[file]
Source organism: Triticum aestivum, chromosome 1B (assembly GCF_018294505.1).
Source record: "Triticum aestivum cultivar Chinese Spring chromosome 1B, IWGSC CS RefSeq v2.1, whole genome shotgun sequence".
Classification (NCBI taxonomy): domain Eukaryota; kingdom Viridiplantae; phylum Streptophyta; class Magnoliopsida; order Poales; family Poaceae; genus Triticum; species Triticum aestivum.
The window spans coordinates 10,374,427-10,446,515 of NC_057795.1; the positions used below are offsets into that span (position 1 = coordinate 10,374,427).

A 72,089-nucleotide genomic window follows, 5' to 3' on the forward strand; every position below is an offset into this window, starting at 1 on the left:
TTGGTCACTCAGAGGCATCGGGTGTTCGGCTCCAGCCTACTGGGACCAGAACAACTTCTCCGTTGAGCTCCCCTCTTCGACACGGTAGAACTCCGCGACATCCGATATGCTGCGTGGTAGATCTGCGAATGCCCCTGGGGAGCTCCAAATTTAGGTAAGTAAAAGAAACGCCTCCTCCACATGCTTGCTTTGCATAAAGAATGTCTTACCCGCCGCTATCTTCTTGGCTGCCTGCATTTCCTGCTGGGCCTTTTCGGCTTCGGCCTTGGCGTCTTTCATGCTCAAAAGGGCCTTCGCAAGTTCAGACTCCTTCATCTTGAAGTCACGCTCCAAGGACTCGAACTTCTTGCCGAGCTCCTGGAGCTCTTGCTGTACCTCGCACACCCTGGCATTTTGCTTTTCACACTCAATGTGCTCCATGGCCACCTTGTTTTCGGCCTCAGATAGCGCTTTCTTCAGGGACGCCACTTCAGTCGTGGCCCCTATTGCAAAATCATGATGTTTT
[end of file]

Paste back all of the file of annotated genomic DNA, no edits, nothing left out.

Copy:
Source organism: Triticum aestivum, chromosome 1B (assembly GCF_018294505.1).
Source record: "Triticum aestivum cultivar Chinese Spring chromosome 1B, IWGSC CS RefSeq v2.1, whole genome shotgun sequence".
Classification (NCBI taxonomy): domain Eukaryota; kingdom Viridiplantae; phylum Streptophyta; class Magnoliopsida; order Poales; family Poaceae; genus Triticum; species Triticum aestivum.
The window spans coordinates 10,374,427-10,446,515 of NC_057795.1; the positions used below are offsets into that span (position 1 = coordinate 10,374,427).

A 72,089-nucleotide genomic window follows, 5' to 3' on the forward strand; every position below is an offset into this window, starting at 1 on the left:
TTGGTCACTCAGAGGCATCGGGTGTTCGGCTCCAGCCTACTGGGACCAGAACAACTTCTCCGTTGAGCTCCCCTCTTCGACACGGTAGAACTCCGCGACATCCGATATGCTGCGTGGTAGATCTGCGAATGCCCCTGGGGAGCTCCAAATTTAGGTAAGTAAAAGAAACGCCTCCTCCACATGCTTGCTTTGCATAAAGAATGTCTTACCCGCCGCTATCTTCTTGGCTGCCTGCATTTCCTGCTGGGCCTTTTCGGCTTCGGCCTTGGCGTCTTTCATGCTCAAAAGGGCCTTCGCAAGTTCAGACTCCTTCATCTTGAAGTCACGCTCCAAGGACTCGAACTTCTTGCCGAGCTCCTGGAGCTCTTGCTGTACCTCGCACACCCTGGCATTTTGCTTTTCACACTCAATGTGCTCCATGGCCACCTTGTTTTCGGCCTCAGATAGCGCTTTCTTCAGGGACGCCACTTCAGTCGTGGCCCCTATTGCAAAATCATGATGTTTT